The most common injuries sustained in car accidents are injuries to the neck and back. When you consider the force involved in these accidents and the awkward positioning of the body in a car seat, it’s not surprising that these are the most frequently sustained injuries. Fortunately, most people who hurt their neck or back in car wrecks have muscular injuries. If you’ve ever strained your neck or back, you know that this can cause a world of hurt. However, with appropriate conservative treatment, these injuries typically resolve within four to eight weeks and usually do not result in any permanent injury. A more serious situation can arise when someone sustains an injury to a disc in their spine. (The neck area is the cervical spine whereas the low back area is the lumbar spine). A vertebral disc is the spongy shock absorber positioned between each of the numerous vertebrae which make up your spine. If an accident results in a bulging or herniated disc (a herniated disc is when the softer jelly-like substance in the middle of the disc pushes through the more rigid exterior), the injury victim can be left with debilitating pain and medical treatment needs that could last a lifetime. Most of this pain is caused by pressure placed on the nerves in your spinal cord due to the bulging or displaced disc. Given the severe consequences of a herniated disc injury, it is crucial that someone hurt in a car wreck get the benefit of a MRI scan diagnostic test.
There are typically three types of diagnostic tests done after someone is hurt due to a trauma. The first, and most frequent, type of testing are standard x-rays. X-rays are very effective in ruling out fractures or dislocations of bones but are virtually useless when it comes to diagnosing disc and other soft tissue injuries. The second type of testing is a CT-scan. The CT-scan is more effective in diagnosing non-bony injuries than x-rays because it provides a three-dimensional view of the body but it lacks the detail of the MRI scan. The MRI (magnetic resonance imaging) test works by using a magnetic field and radio waves to produce detailed pictures of the body’s internal organs. It is the gold standard for diagnosing bulging and herniated disc injuries, and torn muscle injuries such as a shoulder rotator cuff tear.
Since the MRI scan is the gold standard for determining if these injuries have occurred, why aren’t they always ordered for someone who has been hurt in a car wreck? Typically, the number one reason is cost. However, if you’ve been hurt due to the negligence or recklessness of someone else, why should a short-cut be taken on your diagnostic testing? It should not be! I guarantee you that if the president was hurt in a car accident, one of the first tests to be done would be a MRI scan. You didn’t cause the wreck so why should you be forced to take a chance with what could be significant future treatment needs. This is especially true when you consider that the symptoms from a herniated disc injury can vary greatly from one person to the next, and the same thing is true as to how long it may take for a herniated disc injury to become symptomatic. Perhaps you’ve hurt your back in the past moving furniture at home. There’s a good chance that your doctor may have held off for weeks (or even months) before ordering a MRI scan. That may be fine as there are likely no potential legal consequences here. By comparison, assume that you were hurt in a car accident and it took a few months before the results of a herniated disc injury became problematic for you. Without proper diagnostic testing (i.e., a MRI scan) on the front end, this injury would most likely go undiagnosed and if you accepted a low-ball settlement offer from the at-fault driver’s insurance company, your claim is over and can’t be re-opened because a more serious condition is later discovered.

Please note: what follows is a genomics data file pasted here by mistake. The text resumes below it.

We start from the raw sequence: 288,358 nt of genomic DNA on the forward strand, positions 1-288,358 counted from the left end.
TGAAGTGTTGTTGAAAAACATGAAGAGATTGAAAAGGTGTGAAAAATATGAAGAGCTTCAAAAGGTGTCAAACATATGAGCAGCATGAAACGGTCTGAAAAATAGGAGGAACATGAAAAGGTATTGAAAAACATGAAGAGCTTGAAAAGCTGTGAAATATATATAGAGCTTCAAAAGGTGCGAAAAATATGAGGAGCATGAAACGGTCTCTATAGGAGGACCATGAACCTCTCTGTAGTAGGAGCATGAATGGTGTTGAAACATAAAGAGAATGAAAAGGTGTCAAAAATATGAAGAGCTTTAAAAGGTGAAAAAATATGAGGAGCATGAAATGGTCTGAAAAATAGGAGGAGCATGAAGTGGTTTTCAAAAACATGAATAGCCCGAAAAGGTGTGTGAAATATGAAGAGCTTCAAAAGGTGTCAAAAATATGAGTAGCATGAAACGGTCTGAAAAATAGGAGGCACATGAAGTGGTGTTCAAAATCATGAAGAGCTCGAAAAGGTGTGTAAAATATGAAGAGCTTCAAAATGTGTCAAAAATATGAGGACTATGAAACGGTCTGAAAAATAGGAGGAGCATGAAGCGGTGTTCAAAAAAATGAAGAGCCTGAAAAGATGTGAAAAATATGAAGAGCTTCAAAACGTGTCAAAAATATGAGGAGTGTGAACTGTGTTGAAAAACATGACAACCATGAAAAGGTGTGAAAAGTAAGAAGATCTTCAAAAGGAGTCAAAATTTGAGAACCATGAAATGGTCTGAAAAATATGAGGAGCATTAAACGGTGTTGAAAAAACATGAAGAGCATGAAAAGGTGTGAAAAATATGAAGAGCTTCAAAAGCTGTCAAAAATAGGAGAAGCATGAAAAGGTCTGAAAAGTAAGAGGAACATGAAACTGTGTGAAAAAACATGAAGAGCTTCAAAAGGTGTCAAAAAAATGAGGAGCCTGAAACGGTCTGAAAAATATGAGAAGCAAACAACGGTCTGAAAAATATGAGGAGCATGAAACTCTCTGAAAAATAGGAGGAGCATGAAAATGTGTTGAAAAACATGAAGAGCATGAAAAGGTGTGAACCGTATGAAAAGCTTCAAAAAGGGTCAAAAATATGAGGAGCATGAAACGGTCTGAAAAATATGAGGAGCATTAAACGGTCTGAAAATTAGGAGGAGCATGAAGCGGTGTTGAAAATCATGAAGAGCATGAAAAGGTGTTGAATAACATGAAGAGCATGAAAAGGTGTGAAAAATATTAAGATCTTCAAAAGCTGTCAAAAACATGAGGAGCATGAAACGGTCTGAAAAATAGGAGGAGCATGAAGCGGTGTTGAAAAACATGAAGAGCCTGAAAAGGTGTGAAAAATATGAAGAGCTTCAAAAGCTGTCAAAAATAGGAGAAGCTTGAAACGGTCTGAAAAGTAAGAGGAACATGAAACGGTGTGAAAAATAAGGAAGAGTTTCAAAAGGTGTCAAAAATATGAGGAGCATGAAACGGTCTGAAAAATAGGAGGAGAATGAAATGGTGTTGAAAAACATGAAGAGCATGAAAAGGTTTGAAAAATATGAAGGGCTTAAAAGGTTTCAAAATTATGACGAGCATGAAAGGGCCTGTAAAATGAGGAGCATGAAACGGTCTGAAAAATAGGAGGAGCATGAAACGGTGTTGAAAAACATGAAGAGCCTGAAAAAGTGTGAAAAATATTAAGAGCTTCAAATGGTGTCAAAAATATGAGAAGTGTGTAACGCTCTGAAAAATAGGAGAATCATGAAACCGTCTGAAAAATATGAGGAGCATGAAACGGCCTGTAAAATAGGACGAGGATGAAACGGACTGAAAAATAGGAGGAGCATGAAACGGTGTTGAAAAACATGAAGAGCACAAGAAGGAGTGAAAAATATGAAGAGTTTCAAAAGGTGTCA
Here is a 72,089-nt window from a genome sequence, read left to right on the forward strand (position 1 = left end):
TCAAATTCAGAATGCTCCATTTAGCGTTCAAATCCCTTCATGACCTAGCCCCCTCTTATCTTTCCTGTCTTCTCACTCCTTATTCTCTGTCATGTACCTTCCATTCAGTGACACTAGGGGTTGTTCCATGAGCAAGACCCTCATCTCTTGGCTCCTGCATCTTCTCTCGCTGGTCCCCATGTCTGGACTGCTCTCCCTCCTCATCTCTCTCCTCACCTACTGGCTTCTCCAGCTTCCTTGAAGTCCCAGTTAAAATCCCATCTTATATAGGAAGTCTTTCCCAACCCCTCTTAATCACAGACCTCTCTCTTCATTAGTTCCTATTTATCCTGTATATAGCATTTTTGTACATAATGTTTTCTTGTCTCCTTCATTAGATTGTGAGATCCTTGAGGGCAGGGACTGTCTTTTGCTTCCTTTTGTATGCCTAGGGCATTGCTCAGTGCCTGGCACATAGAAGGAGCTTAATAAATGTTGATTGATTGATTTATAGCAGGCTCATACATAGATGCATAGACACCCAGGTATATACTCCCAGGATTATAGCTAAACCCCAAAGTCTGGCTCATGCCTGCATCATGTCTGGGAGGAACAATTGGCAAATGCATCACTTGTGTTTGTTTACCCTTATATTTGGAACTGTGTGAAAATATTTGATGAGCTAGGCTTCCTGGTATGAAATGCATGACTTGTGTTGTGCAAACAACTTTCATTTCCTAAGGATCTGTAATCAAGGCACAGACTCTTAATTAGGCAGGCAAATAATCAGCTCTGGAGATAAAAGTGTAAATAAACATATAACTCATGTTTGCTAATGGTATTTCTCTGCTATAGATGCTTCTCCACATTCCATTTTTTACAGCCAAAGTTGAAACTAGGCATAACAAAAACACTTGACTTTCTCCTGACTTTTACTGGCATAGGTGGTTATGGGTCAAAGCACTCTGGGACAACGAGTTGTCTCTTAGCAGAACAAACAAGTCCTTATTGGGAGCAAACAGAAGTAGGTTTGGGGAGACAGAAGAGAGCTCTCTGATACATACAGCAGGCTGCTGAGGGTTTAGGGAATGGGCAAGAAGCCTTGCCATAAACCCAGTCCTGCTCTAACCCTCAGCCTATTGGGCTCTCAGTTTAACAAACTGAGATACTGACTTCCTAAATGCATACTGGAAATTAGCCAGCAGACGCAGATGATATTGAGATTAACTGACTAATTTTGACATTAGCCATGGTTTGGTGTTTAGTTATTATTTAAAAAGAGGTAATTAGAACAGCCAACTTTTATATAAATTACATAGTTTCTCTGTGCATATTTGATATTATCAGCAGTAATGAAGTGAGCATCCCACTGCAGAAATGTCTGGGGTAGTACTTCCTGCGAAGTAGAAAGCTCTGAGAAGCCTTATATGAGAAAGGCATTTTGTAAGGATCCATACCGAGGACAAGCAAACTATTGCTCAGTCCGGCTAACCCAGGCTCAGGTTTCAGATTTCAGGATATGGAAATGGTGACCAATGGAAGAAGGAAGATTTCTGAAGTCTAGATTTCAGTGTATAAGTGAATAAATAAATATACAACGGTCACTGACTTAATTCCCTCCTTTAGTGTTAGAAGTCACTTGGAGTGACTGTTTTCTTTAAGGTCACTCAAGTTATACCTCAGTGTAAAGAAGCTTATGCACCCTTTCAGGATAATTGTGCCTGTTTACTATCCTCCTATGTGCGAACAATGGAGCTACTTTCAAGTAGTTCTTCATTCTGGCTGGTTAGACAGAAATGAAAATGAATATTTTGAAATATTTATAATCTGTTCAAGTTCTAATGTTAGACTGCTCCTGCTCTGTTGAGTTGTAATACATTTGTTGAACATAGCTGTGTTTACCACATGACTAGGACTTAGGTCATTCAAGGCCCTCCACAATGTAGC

Bottom line, if you’ve been hurt due to someone else’s negligence, it’s crucial that you get thorough diagnostic testing done to keep you from being victimized a second time. Without a doubt, the best test for determining if you have a disc injury in your neck or your back is a MRI scan. There are times when the patient needs to be his own best advocate and that can include pushing the doctor to not take short-cuts on your diagnostic testing.